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Horseshoe Lake

I'm going to tell you something that might surprise you. Paddling in the Adirondacks, whether by canoe or kayak, is an awesome activity, but there is no one spot that is epically, quintessentially Adirondack. There are thousands of lakes in the Adirondacks and each one has some quality of beauty that is uniquely perfect. What does make a paddle perfect is simply having the most fun you possibly can, enjoying your time surrounded by nature with someone awesome you can share it with.

In pursuit of a perfect paddle, my boyfriend and I recently visited Horseshoe Lake, located southwest of the village of Tupper Lake.  We started with doughnuts from The Washboard Donut and Coffee Shop, one of our favorite stops and soon to be yours, as well. On the way to the lake, we stopped at Bog River Falls, a super scenic spot where the Bog River tumbles into Big Tupper Lake.

Located within Horseshoe Wild Forest, Horseshoe Lake is very quiet, incredibly scenic, and overall a simply lovely place for a relaxing paddle. Although there was a small town here once, all that is left now are railroad tracks, a small camp or two, and a lot of wilderness. The quiet and sense of peacefulness is wonderful. On the southern shore, their deck overlooks the water and is wheelchair accessible. It's also a good spot for a picnic or a little bit of dock fishing.

We set out in "The Silver Chariot," our trusty aluminum Starcraft canoe, following the shoreline south, around the outer edge of the lake's horseshoe shape. I tend to prefer staying close to the shore for the simple reason that it is usually beautiful, no matter what lake or pond I'm on. I love open water, but it doesn't have quite the same magic for me as a densely wooded peninsula or a marshy outlet.

The mountains and lakes of the Adirondacks were shaped by glacial movement which began about 80,000 years ago. Horseshoe Lake features beautiful reminders of this, particularly on the western shoreline. Much of the shore is rocky, with glacial erratics — boulders left behind by the retreating glacier — providing prominent ledges for many types of plant life to grow on. Spruce and white pine trees are abundant here and when there is a breeze, the scent of the trees wafts out to the lake. You can’t help but want to enjoy that scent forever.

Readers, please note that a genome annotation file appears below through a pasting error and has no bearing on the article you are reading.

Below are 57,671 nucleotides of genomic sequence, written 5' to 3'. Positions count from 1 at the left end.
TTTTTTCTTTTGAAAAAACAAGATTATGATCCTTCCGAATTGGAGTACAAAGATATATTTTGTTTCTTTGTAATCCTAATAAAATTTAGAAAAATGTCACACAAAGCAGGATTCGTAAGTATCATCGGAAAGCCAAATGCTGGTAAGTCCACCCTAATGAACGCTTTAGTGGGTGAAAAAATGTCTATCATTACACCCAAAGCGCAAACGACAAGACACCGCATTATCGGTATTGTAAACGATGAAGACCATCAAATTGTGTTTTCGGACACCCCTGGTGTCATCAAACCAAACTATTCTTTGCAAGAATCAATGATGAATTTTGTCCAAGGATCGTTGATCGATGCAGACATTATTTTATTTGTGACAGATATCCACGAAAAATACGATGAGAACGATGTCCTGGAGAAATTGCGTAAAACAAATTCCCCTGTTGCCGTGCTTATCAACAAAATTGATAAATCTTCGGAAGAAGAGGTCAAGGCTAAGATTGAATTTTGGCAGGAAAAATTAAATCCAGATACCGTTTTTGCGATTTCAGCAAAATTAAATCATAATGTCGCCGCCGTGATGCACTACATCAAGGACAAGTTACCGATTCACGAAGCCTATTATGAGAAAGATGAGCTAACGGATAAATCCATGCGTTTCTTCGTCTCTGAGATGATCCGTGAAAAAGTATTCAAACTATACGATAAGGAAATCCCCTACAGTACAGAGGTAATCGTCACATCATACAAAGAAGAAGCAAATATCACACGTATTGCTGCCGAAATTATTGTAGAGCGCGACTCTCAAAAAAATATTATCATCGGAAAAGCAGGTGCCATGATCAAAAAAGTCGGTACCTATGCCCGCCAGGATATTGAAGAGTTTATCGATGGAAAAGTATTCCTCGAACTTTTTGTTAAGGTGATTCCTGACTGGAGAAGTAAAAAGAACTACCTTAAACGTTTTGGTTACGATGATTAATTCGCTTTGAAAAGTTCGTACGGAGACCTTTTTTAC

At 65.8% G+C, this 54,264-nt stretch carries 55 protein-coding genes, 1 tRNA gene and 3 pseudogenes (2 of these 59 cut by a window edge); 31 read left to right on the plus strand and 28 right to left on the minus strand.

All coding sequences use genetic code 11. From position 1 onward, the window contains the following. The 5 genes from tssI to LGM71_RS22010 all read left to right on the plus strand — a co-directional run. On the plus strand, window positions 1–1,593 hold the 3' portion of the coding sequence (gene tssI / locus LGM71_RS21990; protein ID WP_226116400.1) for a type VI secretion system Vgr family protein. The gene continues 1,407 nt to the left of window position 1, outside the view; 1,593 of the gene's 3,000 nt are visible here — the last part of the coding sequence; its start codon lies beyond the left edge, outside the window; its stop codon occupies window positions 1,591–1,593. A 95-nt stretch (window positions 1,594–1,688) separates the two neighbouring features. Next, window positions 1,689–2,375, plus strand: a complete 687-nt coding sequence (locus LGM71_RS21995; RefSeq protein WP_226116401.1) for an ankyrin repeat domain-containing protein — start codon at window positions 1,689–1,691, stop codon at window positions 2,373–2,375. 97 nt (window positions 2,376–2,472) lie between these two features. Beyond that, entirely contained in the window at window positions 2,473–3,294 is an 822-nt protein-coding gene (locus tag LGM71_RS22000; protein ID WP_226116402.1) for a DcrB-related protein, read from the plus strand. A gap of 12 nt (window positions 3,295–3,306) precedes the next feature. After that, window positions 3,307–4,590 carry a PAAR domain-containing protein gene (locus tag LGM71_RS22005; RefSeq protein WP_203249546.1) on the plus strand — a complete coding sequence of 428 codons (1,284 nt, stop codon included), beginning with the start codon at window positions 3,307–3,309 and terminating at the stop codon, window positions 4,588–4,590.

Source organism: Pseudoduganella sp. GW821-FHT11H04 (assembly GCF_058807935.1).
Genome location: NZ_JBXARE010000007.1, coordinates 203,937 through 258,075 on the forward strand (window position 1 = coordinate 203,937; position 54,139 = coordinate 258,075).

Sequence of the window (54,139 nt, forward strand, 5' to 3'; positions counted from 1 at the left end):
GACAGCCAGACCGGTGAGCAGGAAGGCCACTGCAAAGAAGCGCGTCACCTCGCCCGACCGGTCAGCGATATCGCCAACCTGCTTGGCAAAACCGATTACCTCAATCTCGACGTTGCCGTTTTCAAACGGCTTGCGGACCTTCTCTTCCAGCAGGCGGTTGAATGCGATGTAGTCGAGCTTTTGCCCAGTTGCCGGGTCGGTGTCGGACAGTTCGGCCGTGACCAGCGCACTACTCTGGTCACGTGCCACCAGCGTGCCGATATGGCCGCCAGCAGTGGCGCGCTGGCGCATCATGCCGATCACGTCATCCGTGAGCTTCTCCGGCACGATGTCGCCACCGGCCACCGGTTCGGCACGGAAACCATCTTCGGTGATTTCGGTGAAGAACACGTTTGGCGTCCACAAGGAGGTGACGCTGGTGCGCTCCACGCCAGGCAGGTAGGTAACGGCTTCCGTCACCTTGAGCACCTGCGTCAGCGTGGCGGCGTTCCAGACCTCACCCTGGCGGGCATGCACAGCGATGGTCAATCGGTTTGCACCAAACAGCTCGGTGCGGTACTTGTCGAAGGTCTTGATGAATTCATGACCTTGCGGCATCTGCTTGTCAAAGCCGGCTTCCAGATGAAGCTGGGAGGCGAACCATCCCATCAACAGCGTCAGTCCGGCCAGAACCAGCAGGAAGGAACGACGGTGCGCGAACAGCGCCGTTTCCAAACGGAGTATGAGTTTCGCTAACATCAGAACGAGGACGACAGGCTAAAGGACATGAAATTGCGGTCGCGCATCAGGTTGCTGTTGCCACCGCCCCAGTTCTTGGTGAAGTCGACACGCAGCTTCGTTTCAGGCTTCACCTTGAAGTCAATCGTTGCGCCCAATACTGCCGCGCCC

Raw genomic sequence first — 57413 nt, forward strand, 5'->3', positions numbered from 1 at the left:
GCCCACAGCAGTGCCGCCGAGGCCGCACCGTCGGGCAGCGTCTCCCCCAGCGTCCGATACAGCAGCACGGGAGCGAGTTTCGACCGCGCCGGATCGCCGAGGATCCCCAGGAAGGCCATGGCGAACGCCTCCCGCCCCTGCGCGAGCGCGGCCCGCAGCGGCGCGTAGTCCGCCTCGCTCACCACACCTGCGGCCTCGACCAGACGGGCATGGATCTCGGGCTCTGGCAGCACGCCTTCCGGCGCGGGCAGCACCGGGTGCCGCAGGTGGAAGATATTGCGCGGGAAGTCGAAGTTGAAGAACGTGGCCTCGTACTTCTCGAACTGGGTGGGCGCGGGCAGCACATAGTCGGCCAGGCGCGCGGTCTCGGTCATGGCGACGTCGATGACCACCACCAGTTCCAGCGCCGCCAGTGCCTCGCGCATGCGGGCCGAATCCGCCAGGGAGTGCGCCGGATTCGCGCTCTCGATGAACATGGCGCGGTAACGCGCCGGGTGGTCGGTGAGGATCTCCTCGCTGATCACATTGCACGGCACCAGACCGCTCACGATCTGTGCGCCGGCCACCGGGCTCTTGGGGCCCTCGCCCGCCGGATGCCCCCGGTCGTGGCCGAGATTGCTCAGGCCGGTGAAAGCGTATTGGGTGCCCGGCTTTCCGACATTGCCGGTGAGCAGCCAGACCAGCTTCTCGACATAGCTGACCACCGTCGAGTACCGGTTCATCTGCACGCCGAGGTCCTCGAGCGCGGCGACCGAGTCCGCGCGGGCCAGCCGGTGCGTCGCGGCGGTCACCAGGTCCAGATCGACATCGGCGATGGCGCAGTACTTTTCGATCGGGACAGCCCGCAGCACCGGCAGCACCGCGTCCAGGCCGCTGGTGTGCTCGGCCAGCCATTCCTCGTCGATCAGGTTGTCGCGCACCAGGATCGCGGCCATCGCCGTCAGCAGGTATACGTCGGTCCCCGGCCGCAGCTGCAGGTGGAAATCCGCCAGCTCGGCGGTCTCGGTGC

We paddled leisurely, with no set destination in mind, dipping in and out from the shore, listening for birds. Near the southwestern corner of the lake there is a small outlet and we paddled into it, meandering through mats of white and yellow water lilies. Dragonflies buzzed around us, on the lookout for tiny insect snacks. A frog croaked in alarm as we approached and a blue jay squawked noisily. It was wonderful.

As we eventually turned to make our way back to the launch, a dragonfly landed on my knee and rode along with us for a while. I could see in detail its shimmering, segmented wings and tiny bluish eyes. Shortly after that, we saw two loons swimming and diving, separated by a few hundred feet of water. The second one called repeatedly in a distinctive wail, a call loons use to alert other loons to their location.

After our paddle I couldn't help but poke around on the shore, where I found a pretty dime-sized flake of mica. I watched butterflies and bees flit around milkweed flowers. Wading into the water, I retrieved a nearly whole mussel shell, wondering who or what might have eaten the tasty morsel that was once inside the shell. We had our own tasty morsel with a powdered doughnut, a wildly delicious way to top off our adventure.

We truly did have a perfect paddle. We had fun on a beautiful lake, interacting with and observing wildlife, experiencing moments we wouldn't have had anywhere else, at any other time. We were the only boaters out, so our ride was quiet — except for my gabbing — and peaceful. I'll tell you something else: our next paddle will probably be perfect, too. I just hope there are doughnuts involved.

Getting there: From Tupper Lake, travel roughly 8.6 miles south on Route 30 to Route 421 on your right. Shortly after turning on to Route 421, you will pass over the scenic stone bridge at Bog River Falls. Be sure to stop here to view the falls. The western launch area (there are three spots and this is the farthest) is 6.3 miles from the intersection of Routes 30 and 421.

Round out your own perfect Tupper Lake paddling adventure with an overnight stay at a cute cottage or retro motel.

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